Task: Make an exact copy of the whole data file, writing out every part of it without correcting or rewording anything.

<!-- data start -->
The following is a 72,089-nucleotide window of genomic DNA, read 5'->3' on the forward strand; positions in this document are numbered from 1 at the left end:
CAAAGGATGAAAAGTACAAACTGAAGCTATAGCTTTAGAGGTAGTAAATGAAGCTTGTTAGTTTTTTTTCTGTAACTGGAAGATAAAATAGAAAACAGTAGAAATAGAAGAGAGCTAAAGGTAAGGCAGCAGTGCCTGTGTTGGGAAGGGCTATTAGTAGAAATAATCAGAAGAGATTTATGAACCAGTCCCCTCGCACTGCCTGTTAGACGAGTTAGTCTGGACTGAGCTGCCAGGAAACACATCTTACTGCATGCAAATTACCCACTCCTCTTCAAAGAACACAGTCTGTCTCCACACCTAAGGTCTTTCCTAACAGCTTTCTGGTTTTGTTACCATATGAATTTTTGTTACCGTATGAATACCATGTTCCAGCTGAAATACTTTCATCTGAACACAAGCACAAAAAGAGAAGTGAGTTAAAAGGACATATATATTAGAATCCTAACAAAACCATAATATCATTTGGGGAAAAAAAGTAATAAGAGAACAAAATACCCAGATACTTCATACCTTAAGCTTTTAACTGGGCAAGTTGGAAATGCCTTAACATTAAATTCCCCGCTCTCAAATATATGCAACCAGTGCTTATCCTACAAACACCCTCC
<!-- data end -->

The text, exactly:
The following is a 72,089-nucleotide window of genomic DNA, read 5'->3' on the forward strand; positions in this document are numbered from 1 at the left end:
CAAAGGATGAAAAGTACAAACTGAAGCTATAGCTTTAGAGGTAGTAAATGAAGCTTGTTAGTTTTTTTTCTGTAACTGGAAGATAAAATAGAAAACAGTAGAAATAGAAGAGAGCTAAAGGTAAGGCAGCAGTGCCTGTGTTGGGAAGGGCTATTAGTAGAAATAATCAGAAGAGATTTATGAACCAGTCCCCTCGCACTGCCTGTTAGACGAGTTAGTCTGGACTGAGCTGCCAGGAAACACATCTTACTGCATGCAAATTACCCACTCCTCTTCAAAGAACACAGTCTGTCTCCACACCTAAGGTCTTTCCTAACAGCTTTCTGGTTTTGTTACCATATGAATTTTTGTTACCGTATGAATACCATGTTCCAGCTGAAATACTTTCATCTGAACACAAGCACAAAAAGAGAAGTGAGTTAAAAGGACATATATATTAGAATCCTAACAAAACCATAATATCATTTGGGGAAAAAAAGTAATAAGAGAACAAAATACCCAGATACTTCATACCTTAAGCTTTTAACTGGGCAAGTTGGAAATGCCTTAACATTAAATTCCCCGCTCTCAAATATATGCAACCAGTGCTTATCCTACAAACACCCTCC